Creativity and Innovation

“I’m just not a creative person” is a claim that plagues offices around the country. Are you someone who doesn’t feel creative? The truth is, creativity is a skill you can learn. Phil McKinney, former CTO of HP’s PC division and current innovation consultant, wrote a book on how to become an innovative person. He says, “People seem to think that innovation is a special gift. That someone’s got, they are born with it. That’s bogus. Innovation is a skill that you can learn, practice and become skilled at.”

His book, Beyond the Obvious, gives important strategies for tapping into your creative abilities. Business Insider gives a great synopsis of his strategies, as well.


To figure out how to access your creativity, brainstorm daily about anything. What you brainstorm doesn’t have to be work related, life related, or even earth-shattering—just think of a question you can find solutions for. Keep thinking until you reach 50 ideas, and don’t discount “lame” ideas. McKinney explains, “The first third of your ideas will be obvious, the second third will be challenging. The final third are really hard and where the diamonds are.”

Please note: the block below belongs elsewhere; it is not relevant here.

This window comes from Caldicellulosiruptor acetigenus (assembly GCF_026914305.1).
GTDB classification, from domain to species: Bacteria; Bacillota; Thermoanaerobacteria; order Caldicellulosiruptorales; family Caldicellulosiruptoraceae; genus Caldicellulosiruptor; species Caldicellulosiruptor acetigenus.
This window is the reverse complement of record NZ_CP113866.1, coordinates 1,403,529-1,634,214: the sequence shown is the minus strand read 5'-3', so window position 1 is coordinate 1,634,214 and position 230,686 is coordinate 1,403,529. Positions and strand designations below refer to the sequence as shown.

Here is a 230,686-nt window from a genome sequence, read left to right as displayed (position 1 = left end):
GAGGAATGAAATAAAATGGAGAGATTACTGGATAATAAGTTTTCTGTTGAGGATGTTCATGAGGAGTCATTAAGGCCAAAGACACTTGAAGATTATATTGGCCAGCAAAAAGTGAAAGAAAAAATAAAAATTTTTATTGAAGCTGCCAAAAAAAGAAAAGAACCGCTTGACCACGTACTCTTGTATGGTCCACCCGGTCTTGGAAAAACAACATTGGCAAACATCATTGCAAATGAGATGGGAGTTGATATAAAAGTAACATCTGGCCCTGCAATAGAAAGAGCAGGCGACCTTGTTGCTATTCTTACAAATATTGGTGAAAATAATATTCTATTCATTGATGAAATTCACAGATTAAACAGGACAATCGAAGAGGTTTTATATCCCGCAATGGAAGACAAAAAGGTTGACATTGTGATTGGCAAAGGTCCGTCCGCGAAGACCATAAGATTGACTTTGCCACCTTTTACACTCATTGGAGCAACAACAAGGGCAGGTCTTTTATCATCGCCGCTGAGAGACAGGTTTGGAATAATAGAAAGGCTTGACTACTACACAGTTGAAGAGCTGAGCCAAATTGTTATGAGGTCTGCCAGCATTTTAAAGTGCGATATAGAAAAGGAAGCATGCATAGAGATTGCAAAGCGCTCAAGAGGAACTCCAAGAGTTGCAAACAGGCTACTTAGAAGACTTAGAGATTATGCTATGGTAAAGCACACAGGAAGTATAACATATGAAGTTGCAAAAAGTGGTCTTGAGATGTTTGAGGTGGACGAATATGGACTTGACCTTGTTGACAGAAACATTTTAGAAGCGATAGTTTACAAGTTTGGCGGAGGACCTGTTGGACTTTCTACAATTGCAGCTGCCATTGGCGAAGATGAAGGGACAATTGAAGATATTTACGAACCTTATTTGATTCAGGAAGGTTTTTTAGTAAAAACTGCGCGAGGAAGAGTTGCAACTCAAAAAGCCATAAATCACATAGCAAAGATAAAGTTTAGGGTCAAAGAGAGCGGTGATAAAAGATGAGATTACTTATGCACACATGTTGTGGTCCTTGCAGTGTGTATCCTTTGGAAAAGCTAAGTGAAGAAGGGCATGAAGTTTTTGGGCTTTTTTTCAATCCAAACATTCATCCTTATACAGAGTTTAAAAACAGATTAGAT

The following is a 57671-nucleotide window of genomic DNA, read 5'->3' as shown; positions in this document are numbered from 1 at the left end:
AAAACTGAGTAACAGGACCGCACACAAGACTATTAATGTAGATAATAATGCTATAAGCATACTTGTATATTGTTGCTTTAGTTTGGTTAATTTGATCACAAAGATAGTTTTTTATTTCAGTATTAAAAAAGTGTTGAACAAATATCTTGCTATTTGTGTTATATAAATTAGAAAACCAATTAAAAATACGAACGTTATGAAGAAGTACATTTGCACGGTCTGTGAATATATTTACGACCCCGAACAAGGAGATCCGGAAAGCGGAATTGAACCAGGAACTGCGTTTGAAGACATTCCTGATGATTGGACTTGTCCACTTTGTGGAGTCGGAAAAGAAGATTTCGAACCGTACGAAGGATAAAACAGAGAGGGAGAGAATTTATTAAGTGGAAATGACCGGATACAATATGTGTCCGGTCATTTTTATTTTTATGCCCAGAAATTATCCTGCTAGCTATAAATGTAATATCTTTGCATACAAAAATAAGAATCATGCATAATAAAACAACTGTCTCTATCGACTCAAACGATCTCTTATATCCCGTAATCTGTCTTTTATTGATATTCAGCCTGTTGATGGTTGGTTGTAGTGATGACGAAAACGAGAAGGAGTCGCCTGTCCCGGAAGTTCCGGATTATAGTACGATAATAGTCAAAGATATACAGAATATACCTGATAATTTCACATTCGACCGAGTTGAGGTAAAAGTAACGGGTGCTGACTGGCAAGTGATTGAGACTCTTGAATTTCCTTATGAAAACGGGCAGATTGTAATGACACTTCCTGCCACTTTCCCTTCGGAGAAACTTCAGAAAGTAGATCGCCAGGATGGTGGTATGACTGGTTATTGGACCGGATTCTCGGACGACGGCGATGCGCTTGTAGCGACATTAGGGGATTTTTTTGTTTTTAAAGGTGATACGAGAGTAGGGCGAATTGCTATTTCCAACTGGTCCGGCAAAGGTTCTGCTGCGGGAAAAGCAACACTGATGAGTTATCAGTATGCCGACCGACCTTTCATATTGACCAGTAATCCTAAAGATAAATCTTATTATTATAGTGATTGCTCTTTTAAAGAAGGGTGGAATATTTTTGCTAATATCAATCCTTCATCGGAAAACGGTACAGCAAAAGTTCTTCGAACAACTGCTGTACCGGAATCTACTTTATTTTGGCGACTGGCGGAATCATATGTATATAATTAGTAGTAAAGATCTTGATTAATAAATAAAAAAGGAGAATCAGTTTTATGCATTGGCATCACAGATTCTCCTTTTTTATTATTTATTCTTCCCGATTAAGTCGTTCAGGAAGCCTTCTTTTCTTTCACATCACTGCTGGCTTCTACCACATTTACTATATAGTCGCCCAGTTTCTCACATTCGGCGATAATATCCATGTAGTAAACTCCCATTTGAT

When you learn how you can access 50 ideas to solve a problem, you’re ready to focus your brainstorming. Narrow your question to a problem you’re facing at work or at home. Don’t stop at the first solution you think of.

Jumping out of your comfort zone

“Get out of your comfort zone. Innovation is looking at things in new ways. If you talk to the same people or hang out at the same Starbucks, you don’t see anything new.” McKinney recognizes the need for stimulation when it comes to creativity. You can’t rely on your imagination to do all the work—go experience new things to give your mind the raw material it needs to come up with the winning idea for your project.

Be sure you are not following arbitrary rules that are holding you back. Sometimes basic assumptions we make are not only incorrect, but they prevent us from thinking outside of the box. Make sure the reasons you can’t use an idea are blockers, not just artificial walls that could be broken down.

Believe in yourself

If you doubt your abilities, you are already curbing your creativity. Let yourself go and trust that you can come up with and follow through on a winning idea. Don’t let outside factors hinder you—sometimes not having what you thought you needed allows you to think of an even better solution to your problem. Your ideas are going to involve hard work, and you can’t ignore that. Don’t give up early because you don’t think you have what it takes to finish a job.

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